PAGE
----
Advances in sequencing technology and the development of metagenomics have opened up new ways to investigate the microorganisms inhabiting the human gut. The intestinal microbiota confer protection against pathogens, contribute to the maturation of the immune system, and regulate host metabolism. The composition of gut microbiota in early life is influenced by mode of birth, diet, and antibiotics. Decreased biodiversity and alterations in the composition of the intestinal microbiota have been observed in many diseases including obesity, neonatal necrotizing enterocolitis, inflammatory bowel disease, and recurrent Clostridium difficile infection. Therapeutic options for the diseases linked to imbalance in the microbiota include modifying the gut microbiota through diet, probiotics, and fecal transplants. PMID:23981941

Ko, Jae Sung



Etiologic structure of bacterial intestinal infections in monkeys of Adler breeding center.  


We studied etiologic structure of bacterial intestinal infections in monkeys of Adler nursery. A total of 533 monkeys with diarrhea syndrome and monkeys dead from intestinal infections, as well as clinically healthy monkeys and animals dead from other pathologies were examined by bacteriological and molecular-genetic methods. Pathogenic enterobacteria Shigella and Salmonella and microaerophile Campylobacter were found in 5 and 19%, respectively. A high percentage (49%) of intestinal diseases of unknown etiology was revealed in monkeys. The fact that the number of detected opportunistic enterobacteria did not differ in healthy and diseased monkeys suggests that they are not involved into the etiology of intestinal disease. PMID:22485220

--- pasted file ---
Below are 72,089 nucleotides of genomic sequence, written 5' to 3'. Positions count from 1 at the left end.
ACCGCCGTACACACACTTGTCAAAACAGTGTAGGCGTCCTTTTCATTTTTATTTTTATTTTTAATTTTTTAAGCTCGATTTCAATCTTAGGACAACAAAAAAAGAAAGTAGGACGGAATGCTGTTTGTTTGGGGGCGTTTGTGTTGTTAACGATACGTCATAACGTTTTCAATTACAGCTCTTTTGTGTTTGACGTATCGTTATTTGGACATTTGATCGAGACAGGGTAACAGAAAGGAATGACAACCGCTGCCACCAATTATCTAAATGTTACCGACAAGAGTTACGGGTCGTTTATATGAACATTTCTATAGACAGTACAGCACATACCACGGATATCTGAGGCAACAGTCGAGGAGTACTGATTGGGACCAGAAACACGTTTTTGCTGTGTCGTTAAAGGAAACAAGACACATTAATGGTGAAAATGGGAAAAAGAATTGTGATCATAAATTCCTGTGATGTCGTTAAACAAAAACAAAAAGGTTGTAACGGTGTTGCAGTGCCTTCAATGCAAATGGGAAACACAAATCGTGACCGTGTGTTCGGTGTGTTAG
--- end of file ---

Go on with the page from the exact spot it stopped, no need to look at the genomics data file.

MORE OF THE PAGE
Ardasheliya, S N; Kalashnikova, V A; Dzhikidze, E K



Composition, Diversity, and Origin of the Bacterial Community in Grass Carp Intestine  

PubMed Central